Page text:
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C# in Action - Part I: The Basics

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Looking for an example of C# that moves beyond "Hello, World"? Joe Mayo walks you through a minimal C# investment calculation program that highlights practical language and technology issues.
From the author of

From the author of

By now, most people interested in C# are ready to move beyond the plethora of Hello World and FooBar examples across the Net that show what a minimal C# program looks like. To address this issue, I've put together a series of three C# programming articles that pull together language and technology issues that are of practical use. The program itself is a small investment calculation utility named Investment Info—an idea I got from my wife, who is really into learning about that type of thing these days.

Although the program is simple, it highlights several of the interesting aspects of C# and should give you a good feel for how the language is used.

NOTE

If you want some theory and basic syntax information, you can visit my Web site, C# Station, at http://www.csharp-station.com. I've published a free C# tutorial here.

The Investment Info program in this article is a console-based application. It's simple to use, with a couple menus to help calculate how much your money will grow over time at a certain interest rate. Click here for the entire listing. I'll be pulling out bits as we walk the code. And speaking of code....

Program Architecture

The architecture of the Investment Info program consists of two classes: a presentation layer named InvestmentInformation and a management layer named InvestmentController. The InvestmentInformation class presents the menu options, accepts user input, and invokes actions. These actions are invoked upon the InvestmentController class, which holds all information and execution logic. Here are the class definitions:

   class InvestmentInfo
   {
     // . . .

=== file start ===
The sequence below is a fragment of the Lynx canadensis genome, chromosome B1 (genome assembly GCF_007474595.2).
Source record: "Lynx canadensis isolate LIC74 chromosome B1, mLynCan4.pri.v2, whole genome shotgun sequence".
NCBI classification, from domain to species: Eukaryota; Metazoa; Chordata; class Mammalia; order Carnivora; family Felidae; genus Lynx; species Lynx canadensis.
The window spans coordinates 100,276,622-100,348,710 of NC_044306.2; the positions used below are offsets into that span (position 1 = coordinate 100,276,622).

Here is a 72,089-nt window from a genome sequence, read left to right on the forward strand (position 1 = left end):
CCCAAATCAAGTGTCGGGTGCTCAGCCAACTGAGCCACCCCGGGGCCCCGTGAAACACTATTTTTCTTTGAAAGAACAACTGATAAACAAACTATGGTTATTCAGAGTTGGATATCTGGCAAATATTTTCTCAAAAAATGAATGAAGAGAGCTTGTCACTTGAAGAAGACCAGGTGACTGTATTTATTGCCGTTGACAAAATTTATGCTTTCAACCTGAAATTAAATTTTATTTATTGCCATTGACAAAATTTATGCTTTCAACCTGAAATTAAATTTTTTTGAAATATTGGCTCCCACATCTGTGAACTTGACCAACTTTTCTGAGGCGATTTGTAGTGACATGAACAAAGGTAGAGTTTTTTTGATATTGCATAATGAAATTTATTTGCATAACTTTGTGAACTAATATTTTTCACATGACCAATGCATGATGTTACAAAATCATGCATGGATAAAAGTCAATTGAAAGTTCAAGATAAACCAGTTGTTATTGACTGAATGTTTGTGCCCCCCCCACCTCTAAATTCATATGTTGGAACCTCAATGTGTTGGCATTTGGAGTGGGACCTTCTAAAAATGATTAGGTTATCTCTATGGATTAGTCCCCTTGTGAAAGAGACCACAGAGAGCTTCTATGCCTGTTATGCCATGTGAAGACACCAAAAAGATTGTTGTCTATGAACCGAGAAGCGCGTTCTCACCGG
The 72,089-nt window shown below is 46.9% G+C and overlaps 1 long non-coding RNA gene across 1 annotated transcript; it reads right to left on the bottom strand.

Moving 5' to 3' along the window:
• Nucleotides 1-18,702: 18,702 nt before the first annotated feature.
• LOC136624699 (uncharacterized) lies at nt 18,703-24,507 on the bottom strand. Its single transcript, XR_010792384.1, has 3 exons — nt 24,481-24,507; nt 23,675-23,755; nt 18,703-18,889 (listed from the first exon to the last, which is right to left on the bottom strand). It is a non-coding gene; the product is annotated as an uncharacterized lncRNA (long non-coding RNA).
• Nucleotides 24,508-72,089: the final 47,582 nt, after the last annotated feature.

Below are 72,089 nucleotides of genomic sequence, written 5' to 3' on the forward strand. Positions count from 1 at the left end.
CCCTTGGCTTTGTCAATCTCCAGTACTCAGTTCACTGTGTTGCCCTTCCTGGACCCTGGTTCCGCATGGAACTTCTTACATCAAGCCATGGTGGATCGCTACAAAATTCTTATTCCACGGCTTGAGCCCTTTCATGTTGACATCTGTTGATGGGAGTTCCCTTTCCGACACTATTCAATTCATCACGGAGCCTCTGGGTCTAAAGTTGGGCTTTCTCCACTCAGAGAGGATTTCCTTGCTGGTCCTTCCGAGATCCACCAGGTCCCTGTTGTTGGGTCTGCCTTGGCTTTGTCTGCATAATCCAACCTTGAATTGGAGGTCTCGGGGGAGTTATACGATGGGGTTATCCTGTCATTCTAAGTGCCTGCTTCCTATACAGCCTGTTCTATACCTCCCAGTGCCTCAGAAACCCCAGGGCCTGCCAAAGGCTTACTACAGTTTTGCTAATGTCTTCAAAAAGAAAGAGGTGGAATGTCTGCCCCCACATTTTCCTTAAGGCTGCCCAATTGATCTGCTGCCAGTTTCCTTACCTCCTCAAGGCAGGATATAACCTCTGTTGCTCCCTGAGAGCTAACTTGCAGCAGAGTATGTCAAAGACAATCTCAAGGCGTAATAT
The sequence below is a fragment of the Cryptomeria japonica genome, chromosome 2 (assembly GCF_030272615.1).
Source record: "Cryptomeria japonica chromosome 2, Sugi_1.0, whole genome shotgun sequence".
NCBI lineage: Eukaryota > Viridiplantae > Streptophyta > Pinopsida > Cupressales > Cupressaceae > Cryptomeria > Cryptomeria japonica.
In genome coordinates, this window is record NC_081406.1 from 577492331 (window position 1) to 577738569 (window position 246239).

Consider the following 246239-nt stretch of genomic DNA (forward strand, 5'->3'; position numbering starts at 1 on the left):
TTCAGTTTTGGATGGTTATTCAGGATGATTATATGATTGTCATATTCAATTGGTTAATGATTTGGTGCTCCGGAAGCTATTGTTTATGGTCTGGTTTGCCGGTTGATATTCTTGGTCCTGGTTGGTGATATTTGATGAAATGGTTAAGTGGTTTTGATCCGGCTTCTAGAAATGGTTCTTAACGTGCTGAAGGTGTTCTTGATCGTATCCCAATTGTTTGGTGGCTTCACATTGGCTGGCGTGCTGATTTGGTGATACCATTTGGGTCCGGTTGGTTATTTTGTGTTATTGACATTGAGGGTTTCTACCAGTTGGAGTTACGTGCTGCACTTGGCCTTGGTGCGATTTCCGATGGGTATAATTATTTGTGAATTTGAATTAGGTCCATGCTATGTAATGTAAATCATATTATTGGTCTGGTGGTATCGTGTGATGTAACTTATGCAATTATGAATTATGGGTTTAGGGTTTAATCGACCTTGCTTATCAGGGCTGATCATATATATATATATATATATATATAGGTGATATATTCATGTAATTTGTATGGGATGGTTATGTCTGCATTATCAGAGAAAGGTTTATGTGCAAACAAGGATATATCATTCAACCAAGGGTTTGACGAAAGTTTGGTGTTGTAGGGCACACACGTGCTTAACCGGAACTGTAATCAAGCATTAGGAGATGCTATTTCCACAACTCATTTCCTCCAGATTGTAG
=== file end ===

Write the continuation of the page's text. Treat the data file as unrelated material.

}

and

   public class InvestmentController
   {
     // . . .
   }

These classes are declared with the class keyword and a meaningful class name. The InvestmentInfo class has private visibility because no visibility modifier is present in its declaration. However, the InvestmentController class has public visibility, making it accessible to other objects. Within their brackets could be any number of fields (variables), methods (functions or procedures), properties, indexers, or events. A class also may contain other nested objects such as classes, structs, enums, or delegates. Objects are also called reference types, which are allocated on the heap. Some of these terms might be familiar, especially if you're a C or C++ programmer. I'll discuss several of them later in this article and in subsequent articles.

Both of these classes are in the same namespace, InvestmentInfo. A namespace helps organize code and avoid name clashes between program elements. Here's what the namespace declaration looks like:

using System;

namespace InvestmentInfo
{
   public class InvestmentController 

   . . . 
}

Namespaces are declared with the namespace keyword and a meaningful namespace name. At the top of the previous example is a using directive. This permits the code following it to reference members in the System namespace without qualifying each reference with "System." It's a shortcut.

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